driving

Making a Special Event a Cinematic Experience: Party at a Drive-in Movie

You may have overheard your grandparents recalling their memorable experiences in movie drive-ins. Back in the day, people would watch movies inside cars as a fun way to spend a Friday night. It may not be as famous as it once was, but movie drive-ins still exist today.

Present Day

Today, there are around 300 drive-in theaters left operating in the US. The top three states that still have these nostalgic places are New York, Ohio, and Pennsylvania.

People nowadays can still capture the magic of drive-in theaters, whether they know the concept or not. Those in New York may still be able to enjoy the nostalgia that drive-in theaters provide; other people find some way to spice up movie night. In Utah, people consider drive-in theaters when they want something unique for their party rental services, especially when they want their guests to have a vintage experience. But how did they start?

Origins and Mainstream Popularity

Drive-ins have been around since the 1910s, but were officially patented in 1933 in New Jersey. Richard Hollingshead, the creator, came up with the idea after people were unable to fit in small movie seats. During this time, drive-ins were advertised for families. The popularity of drive-ins spread across the country and all over the world during the 50s and 60s. Since then, there were over 4,000 drive-in theaters across America and remained to be popular options for families and date nights.

Decline

decline

The oil crisis of the 1970s made it harder for drive-ins to make a profit. Drive-ins began losing the family-friendly approach and began showing films targeted to adults. Over time, developers started selling land to make room for larger establishments such as malls and commercial buildings. The VCR also gained mainstream attention and encouraged people to watch movies at home.

Revival

Movie drive-ins experienced a revival during the 1990s and s aw numerous outdoor construction. While not all theaters closed down during the 70s, others were showing movies of the time and engaged in other ventures. During the day, lot owners of drive-ins capitalized on flea markets and concession stands to make more money.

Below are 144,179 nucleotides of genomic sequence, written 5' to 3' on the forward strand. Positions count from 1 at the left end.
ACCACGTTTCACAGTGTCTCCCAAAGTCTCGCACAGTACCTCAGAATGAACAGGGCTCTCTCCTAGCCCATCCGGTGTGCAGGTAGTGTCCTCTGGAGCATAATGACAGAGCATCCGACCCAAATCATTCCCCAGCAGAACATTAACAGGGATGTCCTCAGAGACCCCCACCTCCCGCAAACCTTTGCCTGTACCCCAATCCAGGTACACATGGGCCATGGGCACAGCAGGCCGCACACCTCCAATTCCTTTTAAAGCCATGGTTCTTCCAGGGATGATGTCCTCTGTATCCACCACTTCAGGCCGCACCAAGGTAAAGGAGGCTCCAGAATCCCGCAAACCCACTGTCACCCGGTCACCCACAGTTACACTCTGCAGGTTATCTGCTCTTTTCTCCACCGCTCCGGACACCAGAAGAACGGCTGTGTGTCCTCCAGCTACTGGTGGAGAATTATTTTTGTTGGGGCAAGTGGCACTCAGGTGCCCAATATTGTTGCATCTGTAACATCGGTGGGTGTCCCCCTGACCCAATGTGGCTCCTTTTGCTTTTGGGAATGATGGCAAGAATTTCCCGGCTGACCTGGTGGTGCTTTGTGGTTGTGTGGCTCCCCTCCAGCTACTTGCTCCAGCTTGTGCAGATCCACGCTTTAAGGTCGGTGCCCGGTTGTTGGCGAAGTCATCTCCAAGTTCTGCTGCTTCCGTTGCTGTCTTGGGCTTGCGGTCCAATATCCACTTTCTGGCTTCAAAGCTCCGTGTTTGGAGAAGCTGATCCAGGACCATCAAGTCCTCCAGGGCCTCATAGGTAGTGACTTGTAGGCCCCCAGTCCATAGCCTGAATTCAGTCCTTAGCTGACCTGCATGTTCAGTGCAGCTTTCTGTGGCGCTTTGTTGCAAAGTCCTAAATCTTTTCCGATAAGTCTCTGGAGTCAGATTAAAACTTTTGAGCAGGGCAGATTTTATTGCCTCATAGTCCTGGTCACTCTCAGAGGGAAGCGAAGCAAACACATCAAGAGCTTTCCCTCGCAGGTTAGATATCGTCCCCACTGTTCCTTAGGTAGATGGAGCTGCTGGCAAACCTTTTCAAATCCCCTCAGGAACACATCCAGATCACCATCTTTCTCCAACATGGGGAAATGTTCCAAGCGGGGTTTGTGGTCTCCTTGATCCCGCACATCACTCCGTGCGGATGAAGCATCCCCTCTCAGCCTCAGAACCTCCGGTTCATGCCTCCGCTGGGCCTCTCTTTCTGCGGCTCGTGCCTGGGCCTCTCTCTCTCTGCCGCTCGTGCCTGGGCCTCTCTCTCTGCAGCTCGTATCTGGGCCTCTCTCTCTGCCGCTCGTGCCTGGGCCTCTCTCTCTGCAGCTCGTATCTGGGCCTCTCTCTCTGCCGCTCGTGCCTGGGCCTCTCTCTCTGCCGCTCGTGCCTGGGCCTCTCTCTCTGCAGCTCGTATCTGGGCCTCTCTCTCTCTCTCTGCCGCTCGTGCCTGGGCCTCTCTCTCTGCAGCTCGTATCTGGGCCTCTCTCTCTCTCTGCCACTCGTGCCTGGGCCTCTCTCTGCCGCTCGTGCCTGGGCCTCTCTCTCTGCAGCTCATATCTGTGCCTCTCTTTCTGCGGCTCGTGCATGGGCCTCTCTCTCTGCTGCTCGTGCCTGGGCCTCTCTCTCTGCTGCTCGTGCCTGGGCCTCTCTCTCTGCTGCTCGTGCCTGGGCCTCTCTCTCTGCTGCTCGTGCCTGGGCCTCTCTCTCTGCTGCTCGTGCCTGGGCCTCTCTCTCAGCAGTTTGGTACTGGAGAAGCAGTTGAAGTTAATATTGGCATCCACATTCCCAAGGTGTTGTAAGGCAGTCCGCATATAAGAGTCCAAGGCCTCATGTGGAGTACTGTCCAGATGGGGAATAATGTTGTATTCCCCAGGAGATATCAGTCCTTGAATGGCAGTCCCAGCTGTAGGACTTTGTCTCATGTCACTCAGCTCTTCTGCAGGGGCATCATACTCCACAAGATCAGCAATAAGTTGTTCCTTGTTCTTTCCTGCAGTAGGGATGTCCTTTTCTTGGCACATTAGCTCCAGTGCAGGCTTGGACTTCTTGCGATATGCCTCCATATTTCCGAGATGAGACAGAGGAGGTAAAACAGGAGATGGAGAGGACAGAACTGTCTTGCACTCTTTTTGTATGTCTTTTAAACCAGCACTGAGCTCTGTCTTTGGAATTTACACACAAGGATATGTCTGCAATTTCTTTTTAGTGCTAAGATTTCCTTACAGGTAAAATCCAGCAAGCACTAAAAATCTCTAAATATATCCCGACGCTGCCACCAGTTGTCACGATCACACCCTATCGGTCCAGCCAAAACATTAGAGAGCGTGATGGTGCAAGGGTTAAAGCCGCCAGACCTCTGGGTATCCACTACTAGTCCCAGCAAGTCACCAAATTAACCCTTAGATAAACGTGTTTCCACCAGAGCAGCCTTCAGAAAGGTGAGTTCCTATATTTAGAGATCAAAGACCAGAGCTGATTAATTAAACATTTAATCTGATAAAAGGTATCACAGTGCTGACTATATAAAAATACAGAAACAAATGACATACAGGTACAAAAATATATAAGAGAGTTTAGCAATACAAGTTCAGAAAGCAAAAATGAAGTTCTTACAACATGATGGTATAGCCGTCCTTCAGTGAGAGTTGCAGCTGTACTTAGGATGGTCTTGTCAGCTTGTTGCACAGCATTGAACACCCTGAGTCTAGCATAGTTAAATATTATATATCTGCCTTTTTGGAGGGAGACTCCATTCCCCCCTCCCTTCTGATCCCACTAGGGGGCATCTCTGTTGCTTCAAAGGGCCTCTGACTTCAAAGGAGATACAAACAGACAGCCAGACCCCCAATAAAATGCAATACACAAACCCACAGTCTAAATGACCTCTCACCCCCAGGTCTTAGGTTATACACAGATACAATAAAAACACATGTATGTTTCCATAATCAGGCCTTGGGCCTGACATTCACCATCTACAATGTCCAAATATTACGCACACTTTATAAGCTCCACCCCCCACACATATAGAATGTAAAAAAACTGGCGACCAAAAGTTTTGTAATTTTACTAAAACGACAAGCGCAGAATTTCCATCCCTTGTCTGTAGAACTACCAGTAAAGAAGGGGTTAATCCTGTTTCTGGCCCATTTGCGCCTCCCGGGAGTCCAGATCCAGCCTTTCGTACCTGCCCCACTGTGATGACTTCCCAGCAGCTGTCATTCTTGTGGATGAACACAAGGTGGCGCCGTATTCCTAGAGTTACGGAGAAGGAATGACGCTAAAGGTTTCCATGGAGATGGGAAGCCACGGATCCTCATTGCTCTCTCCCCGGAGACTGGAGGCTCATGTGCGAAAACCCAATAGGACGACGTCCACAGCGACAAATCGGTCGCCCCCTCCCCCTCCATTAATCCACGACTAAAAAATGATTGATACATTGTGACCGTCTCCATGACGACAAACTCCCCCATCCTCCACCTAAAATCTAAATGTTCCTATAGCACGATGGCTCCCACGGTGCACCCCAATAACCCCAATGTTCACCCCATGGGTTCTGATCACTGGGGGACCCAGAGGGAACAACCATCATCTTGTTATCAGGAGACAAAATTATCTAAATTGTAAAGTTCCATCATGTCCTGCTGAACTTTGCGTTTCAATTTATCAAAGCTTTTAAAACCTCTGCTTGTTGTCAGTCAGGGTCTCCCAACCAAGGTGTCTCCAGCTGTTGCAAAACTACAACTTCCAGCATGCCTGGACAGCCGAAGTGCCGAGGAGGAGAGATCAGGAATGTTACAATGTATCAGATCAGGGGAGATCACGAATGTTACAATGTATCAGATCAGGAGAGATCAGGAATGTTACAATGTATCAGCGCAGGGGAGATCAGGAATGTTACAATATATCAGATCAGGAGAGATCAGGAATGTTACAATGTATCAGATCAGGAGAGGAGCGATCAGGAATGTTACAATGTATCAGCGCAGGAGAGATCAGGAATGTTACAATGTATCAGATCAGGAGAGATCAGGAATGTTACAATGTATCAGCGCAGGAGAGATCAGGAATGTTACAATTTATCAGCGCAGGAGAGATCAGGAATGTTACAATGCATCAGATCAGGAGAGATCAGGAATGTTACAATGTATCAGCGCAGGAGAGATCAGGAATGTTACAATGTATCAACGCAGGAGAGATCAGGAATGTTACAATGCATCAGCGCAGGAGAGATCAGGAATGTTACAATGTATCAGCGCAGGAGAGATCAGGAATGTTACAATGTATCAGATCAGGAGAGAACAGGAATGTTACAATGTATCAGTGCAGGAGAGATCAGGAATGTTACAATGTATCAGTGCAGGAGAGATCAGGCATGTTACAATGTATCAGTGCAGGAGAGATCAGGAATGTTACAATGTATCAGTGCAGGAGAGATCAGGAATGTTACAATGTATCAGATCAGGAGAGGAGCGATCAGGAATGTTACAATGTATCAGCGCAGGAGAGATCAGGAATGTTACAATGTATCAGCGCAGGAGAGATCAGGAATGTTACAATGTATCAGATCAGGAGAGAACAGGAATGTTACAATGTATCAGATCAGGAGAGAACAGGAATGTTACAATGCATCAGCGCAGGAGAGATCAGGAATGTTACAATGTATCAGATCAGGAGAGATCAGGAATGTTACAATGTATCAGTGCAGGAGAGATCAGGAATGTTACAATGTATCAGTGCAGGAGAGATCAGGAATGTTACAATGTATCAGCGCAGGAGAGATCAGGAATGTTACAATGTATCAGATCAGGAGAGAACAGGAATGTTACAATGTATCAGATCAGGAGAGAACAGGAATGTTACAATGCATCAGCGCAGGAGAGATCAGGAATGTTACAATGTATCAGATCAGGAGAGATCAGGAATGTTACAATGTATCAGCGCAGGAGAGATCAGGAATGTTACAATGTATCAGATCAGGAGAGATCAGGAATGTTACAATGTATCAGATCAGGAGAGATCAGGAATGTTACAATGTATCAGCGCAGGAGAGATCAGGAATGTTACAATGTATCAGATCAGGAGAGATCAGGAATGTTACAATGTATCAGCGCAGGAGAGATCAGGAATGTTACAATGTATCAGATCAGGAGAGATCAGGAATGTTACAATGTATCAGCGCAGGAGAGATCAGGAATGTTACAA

Modern drive-ins have also started transitioning from 35-millimeter film to digital methods of projection. Owners of drive-ins today have also stated the need to update their equipment, as it was better to stay ahead and avoid getting left behind.

What it Takes

Opening up your own drive-in business is possible if you wish to recapture the nostalgia they provide.

The first thing to look at is a property or an open area of land. Aside from being large enough for restrooms and concession stands, the land should have limited exposure to light sources and have visual barriers.

Next, get yourself a movie screen and a good sound system that can play through vehicle noises. Make sure cars have individual markers for easy and convenient parking.

You also need to get permission from film studios to show their movies. Studios can charge around 50%, so make sure your prices can accommodate this amount while earning a profit.

Once permissions have been granted, it’s time to create a concession stand for quick access to food and drink. Similar to traditional movie theaters, make prices reasonable for the convenience of your patrons.

Lastly, you’ll want to promote your drive-in business and encourage people to experience it themselves. What you’ll have to do is innovate. Drive-ins have become nearly obsolete, but are still running to this day. Aside from the movie and food, give customers a reason for coming back by showing a rich selection of films and providing service that only you can offer.